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Steve Haynie

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Everything posted by Steve Haynie

  1. In general, the 40% off thing usually applies to stock that has been around too long, not something brand new.
  2. Is there a recording you can reference? The fuzz on the early Alice Cooper albums came from a Jordan Boss Tone. Hendrix used the Fuzz Face. Boss, Fulltone, Keeley, and other stomp box manufacturers have sound sample available. It is not unheard of to use a combination of pedals. An overdrive into a distortion can work. A Danelectro Grilled Cheese has a really cool fuzz that is only useful for people wanting an obnoxious fuzz tone. They are cheap and known for the case cracking if you step too hard on it.
  3. The reissue Fuzz Face is the way to go. It is so noisy in addition to the fuzz that it is irritating to use. Instead of the fuzz, you are distracted by the hiss. Now that's fucked up.
  4. The Paul Stanley signature is small enough not to be gaudy. That is cool. I would love to hear what that amp really sounds like.
  5. Someone at Peavey probably knows. Maybe you could contact their artist relations department. Someone would likely remember.
  6. Considering how these early Standards are getting expensive, did you really have to change the pickups?
  7. Windex should be considered in the most extreme cases of guitar crud. Otherwise avoid using it and stick with the polishes we've named off. They clean and polish.
  8. I'm with Brooks on this one. Floyds in general are right for metal, but not for pre-metal. My Floyd guitars have had a different sound from my stop/TOM guitars. It is not better or worse, just different. I have had a Robin and two Hamers with Floyds. None of them have had a bad tone, just adjusted for the sake of going "wang wang wang wang wang!!!"
  9. Years ago I bought a bunch of the original Martin guitar polish. It was great stuff. Today it seems that the Dunlop 65 polish is the way to go for most people. Wax polishes like Gibson polish will build up over time and need to be cleaned off of the guitar. They also show fingerprints and swirls way too much.
  10. I personally liked the Judas Priest version of Johnny B. Goode.
  11. So it doesn't sound something akin to checking the cat's temperature. That's a good one. Mind if I use that?
  12. Even with rosin on the bow there is some acquired talent that it takes to produce a useful sound on a violin.
  13. Can I just smell your guitar?
  14. I have owned two flat faced Hamers with non-recessed Floyds and a Robin with an arched top and recessed Floyd. The scale lengths were different between the Hamers and the Robin, too, so I cannot make a direct comparison. The Hamers with the non-recessed Floyds have been the only guitars where the Floyd felt right to me, but it may be because I prefer the overall feel of the shorter scale. The Floyd does seem a bit odd sticking out from the body, but it works. If there were a TOM bridge the strings would be just as high off the body.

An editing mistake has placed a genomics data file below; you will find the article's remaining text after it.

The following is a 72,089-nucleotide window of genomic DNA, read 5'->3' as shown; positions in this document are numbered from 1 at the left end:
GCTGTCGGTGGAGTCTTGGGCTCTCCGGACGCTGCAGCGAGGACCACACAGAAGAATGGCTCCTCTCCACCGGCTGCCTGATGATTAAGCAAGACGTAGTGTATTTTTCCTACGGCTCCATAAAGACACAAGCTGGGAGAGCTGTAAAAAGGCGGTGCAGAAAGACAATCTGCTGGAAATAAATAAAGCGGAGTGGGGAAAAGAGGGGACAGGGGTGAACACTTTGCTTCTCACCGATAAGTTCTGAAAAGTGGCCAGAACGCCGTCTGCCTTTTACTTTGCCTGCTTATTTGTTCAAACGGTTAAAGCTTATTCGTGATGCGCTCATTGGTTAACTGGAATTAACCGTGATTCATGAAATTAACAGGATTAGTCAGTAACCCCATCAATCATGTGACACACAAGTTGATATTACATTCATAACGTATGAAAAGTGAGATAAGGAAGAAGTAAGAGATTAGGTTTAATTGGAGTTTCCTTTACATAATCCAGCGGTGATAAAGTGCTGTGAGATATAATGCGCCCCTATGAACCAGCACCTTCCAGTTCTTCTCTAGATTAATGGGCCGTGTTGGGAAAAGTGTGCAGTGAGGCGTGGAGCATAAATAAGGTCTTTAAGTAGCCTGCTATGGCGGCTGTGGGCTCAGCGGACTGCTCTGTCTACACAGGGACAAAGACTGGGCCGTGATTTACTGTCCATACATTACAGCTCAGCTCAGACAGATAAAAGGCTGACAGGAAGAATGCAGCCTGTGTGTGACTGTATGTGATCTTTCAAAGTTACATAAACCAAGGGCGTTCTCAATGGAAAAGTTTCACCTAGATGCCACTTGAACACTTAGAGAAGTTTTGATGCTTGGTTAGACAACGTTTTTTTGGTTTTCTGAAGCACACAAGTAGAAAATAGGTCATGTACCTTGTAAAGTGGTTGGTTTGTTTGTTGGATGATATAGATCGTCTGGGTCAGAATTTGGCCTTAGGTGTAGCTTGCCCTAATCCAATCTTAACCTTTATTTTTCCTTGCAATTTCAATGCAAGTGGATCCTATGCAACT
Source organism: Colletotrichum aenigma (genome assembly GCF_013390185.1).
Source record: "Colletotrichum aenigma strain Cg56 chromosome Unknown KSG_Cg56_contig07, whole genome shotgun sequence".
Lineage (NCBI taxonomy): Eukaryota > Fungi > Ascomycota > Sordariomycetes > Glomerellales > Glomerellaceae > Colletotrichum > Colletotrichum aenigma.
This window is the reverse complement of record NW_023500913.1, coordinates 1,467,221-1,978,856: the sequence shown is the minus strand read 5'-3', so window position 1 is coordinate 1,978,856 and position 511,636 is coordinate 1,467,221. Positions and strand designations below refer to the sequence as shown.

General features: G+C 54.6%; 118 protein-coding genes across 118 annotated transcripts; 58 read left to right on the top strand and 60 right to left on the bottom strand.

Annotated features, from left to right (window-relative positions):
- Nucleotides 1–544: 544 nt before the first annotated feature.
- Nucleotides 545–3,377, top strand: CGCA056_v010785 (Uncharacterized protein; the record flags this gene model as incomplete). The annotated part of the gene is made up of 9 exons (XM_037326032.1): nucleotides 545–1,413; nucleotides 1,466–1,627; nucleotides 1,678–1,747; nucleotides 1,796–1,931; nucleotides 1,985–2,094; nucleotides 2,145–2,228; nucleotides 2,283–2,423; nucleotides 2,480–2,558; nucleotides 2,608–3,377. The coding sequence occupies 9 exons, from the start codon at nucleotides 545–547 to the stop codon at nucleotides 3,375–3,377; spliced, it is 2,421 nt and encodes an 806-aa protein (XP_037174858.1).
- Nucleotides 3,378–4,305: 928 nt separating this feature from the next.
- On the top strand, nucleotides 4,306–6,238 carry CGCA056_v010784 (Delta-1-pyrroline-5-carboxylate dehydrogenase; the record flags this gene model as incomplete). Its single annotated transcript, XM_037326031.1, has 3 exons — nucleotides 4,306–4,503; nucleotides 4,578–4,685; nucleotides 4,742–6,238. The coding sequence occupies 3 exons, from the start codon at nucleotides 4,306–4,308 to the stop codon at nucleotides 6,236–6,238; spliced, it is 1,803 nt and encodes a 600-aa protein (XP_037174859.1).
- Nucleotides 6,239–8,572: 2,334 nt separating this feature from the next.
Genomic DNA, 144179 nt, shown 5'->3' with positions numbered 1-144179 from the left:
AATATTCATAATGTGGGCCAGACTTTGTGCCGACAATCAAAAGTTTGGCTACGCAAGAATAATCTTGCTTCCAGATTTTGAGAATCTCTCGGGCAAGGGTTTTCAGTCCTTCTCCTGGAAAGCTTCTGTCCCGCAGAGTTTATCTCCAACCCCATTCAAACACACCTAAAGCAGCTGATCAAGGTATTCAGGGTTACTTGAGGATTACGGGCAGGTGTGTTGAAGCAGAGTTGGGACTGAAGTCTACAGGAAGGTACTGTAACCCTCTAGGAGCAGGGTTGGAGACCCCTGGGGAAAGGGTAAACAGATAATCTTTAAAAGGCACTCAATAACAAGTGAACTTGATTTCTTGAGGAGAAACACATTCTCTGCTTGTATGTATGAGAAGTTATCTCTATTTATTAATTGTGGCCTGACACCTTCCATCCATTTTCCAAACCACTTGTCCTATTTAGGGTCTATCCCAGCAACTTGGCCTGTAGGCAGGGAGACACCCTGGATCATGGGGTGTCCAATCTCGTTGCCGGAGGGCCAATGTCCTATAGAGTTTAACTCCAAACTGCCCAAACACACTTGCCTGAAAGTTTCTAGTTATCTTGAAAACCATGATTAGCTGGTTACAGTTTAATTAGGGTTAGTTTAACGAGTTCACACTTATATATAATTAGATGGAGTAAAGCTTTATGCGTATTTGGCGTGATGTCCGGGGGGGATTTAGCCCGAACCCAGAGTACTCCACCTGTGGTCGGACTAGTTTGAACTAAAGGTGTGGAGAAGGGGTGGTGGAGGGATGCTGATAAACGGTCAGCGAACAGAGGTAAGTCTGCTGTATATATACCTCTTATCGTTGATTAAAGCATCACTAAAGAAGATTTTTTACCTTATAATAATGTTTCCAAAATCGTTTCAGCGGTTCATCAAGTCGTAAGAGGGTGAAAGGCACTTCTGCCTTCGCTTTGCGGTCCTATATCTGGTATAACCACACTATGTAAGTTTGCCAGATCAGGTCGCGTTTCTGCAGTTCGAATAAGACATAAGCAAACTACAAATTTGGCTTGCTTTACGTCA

15. The picture of the back shows that the neck is likely mahogany. Add me to the list of people who would like to own that guitar.
  16. Your bass player is looking at your drummer. It must be a habit.
  17. If you get a chance to try out a variety of Standards, go with the one that you like to play the most. You do not see the maple top while you are playing. If the korina hits you, then buy it. If the mahogany body with the maple veneer makes you happy, then get it.
  18. The closest thing to a metal guitar that Hamer will make now is a Standard or a Vector with a Floyd. That definitely counts. Hamer USA is such a low production company that they do not really have to look for a new market. The Scarab and Californian have been reissued in the import lines, so someone is aware that there are people looking for metal guitars.
  19. I recognize the sound holes, but I cannot think of the name of the guitar maker. Who is it?
  20. On the subject of band instruments and mom and pop music stores... One of the bigger music stores in my area does not look like much on the guitar side, but the band instruments have made a lot of money over the years. The same "mom and pop" store bragged about snagging a major part of another "mom and pop" store's business out from under them. This was worth a six figure amount. The same bragging store scoffed at the idea of one of the other music stores in the area acting as a drop off location. When that store went to Music & Arts the big "mom and pop" store's owner called to tell them how wrong they were. He had dropped the ball by not doing business with them when they asked for a business relationship. It is possible that some band directors have "incentive$" to send business to certain stores that handle band instruments. The "mom and pop" stores doing band instruments grew into the equivalent of the big box stores a long time ago. The money stays local, but the ruthlessness or unethical issues has been in place for a long time.
  21. Since you live in Europe, the brands we in the USA suggest are irrelevant. You should look at what Europeans want, not Americans. Service is the key to a small shop. Can you do guitar repair? Can you learn guitar repair? There are repairmen who pick up instruments and take them home to their own shop, but that is money that you should make for yourself. Your service is in the hands of others as well. You really need to do the work in house. If you start a business you will have to be good in the beginning, and great within a short time.
  22. I hate the people who string an acoustic backwards. The bracing under the top is wrong, and the bridge is slanted wrong. The guitar will never sound right or play in tune. It shows up big time!
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